I’m proud to be a Conservative, but the funding crisis makes me angry

26 May 2019, 5:00

cost-cutting consultants

The Conservative party has achieved much in education, says Steve Mastin, but school funding has become a huge distraction

If you’re a teacher who will never consider voting Tory, then best look away now. I discovered my support for Conservative principles when I was at secondary school, around the time the communists crushed democracy supporters in Tiananmen Square.

Despite being a proud Conservative activist there are some things I find uncomfortable about my party: the handful of colleagues who support the death penalty, for example, or those – thankfully a dwindling number – who can’t see that a return to grammar schools would inevitably create secondary moderns. And then there is the casual racism of Boris Johnson, a man with so many strengths, but no principles.

I believe than Johnson is unfit to be my party’s next leader in so many ways. But when I asked a Corbyn-supporting teacher what he disagreed with about his dear leader’s party, there came the reply: “nothing”.

Being a party member should not have to mean slavish devotion. Conservatives have always encouraged members to express their views openly, which is why I have no qualms, as a state school teacher for the past 20 years, in arguing here that the current school funding crisis needs to be addressed urgently.

I am tired of hearing the party line on funding

School funding was generous when I started teaching in 1999; the downside was the incessant micro-management of schools by the then Labour government. By the time the Conservative-Liberal Democrat coalition came to power in 2010, I supported getting the finances under control because the cash had been splashed around in an unsustainable way. But there is a difference between cutting waste and biting into essential services such as schools. The NHS was rightly protected, but schools are now feeling a serious squeeze, and it’s one that is unsustainable.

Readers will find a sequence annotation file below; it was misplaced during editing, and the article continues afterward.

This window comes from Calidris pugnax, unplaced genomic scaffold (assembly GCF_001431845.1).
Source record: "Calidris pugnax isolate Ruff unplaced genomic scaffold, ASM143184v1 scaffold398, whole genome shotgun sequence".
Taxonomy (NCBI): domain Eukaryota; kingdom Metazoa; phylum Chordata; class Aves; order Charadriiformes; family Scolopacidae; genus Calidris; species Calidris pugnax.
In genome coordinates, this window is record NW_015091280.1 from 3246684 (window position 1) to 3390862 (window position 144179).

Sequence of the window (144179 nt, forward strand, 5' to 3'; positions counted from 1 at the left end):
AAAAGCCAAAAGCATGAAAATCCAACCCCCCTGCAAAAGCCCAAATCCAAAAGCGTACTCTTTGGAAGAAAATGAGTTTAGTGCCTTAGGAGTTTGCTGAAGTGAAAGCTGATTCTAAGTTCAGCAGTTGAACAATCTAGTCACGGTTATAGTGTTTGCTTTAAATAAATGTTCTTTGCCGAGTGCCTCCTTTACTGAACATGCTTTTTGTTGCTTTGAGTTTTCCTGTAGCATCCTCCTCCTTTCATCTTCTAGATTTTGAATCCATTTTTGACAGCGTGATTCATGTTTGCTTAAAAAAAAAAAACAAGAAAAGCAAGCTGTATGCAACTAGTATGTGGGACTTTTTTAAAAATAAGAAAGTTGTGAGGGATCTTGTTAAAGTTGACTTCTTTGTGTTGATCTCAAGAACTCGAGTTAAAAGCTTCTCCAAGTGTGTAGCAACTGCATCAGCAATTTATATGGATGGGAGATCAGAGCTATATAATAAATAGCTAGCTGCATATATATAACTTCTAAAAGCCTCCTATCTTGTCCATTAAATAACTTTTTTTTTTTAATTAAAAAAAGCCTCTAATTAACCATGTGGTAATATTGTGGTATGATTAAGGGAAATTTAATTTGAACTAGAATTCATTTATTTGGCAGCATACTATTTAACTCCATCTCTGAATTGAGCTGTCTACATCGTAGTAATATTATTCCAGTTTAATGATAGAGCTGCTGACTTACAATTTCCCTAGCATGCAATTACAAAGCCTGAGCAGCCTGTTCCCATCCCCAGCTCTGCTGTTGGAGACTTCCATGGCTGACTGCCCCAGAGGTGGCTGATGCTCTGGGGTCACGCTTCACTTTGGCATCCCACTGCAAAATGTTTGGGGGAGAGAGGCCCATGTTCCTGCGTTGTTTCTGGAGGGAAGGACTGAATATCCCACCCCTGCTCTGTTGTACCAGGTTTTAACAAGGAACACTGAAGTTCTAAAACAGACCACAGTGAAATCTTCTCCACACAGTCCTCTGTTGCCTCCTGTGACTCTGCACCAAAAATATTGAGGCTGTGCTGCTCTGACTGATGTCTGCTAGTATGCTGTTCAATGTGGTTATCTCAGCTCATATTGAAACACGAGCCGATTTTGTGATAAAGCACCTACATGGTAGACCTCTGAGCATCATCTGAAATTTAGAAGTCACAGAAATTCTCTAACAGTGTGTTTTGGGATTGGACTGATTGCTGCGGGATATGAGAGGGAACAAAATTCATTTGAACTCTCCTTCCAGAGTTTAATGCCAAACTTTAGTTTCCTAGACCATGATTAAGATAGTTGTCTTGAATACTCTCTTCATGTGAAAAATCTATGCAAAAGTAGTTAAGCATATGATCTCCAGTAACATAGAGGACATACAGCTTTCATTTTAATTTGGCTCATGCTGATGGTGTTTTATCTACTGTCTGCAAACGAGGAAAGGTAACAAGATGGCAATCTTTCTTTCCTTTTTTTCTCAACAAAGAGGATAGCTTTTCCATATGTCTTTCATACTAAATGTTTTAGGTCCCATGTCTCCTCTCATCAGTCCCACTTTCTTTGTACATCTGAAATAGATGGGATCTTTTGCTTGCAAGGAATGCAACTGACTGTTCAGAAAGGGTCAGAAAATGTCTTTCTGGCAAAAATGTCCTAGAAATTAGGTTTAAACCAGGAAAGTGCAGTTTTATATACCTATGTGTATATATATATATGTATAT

So I am tired of hearing the party line uttered over and over again by ministers claiming that “school funding has increased year on year”. Technically true yes, but school leaders know that pupil numbers have risen over the same period, which means that funding has gone down in real terms.

The real-terms drop since 2015 is 4.6 per cent, leaving a serious hole in many schools’ budgets. Headteachers have had to reduce the number of teaching assistants, not replace retiring teachers or scrap their continuing professional development (CPD) budget.

My recent attendance at the Historical Association’s conference in Chester reminded me of the value of CPD and the reliance on teachers being given the time off to do it.

All in, the unrelenting squeeze on funding has reached the point where headteachers have had enough as we saw when many marched on London last September to say that it cannot be sustained.

Unfortunately, funding is eclipsing the enormous strides my party has made since 2010 to improve education. Let’s look at some of those achievements: exam reforms for example. Even many of my left-leaning friends agree that modular exams were exploited to gain a few extra marks; they needed to be abolished to restore faith in the system.

Coursework, meanwhile, was widely abused and contributed to unreasonable teacher workload, which is why the Conservatives scrapped it. Curricular freedom was encouraged for those schools who became self-governing academies. And the pupil premium for some of our most disadvantaged children, although suggested by the former Liberal Democrat minister David Laws, was championed by the Conservatives’ Nick Gibb and continues to be protected.

I’ll continue to preach about our achievements with brio, but school funding has become a huge and negative distraction. Damian Hinds, the education secretary, told a Conservative Education Society meeting earlier this month that he has implored Philip Hammond to increase education spending in the forthcoming spending review. I agree. But the chancellor needs to understand that it’s not “little extras” that schools are after. We want nothing short of fair funding.

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  1. Exam reform was indeed an enormous stride – backwards. I’m not talking about modular exams or coursework but the lost opportunity to bring England in line with most of the developed world: graduation at 18. Instead we had major upheaval of high stakes exams at age 16.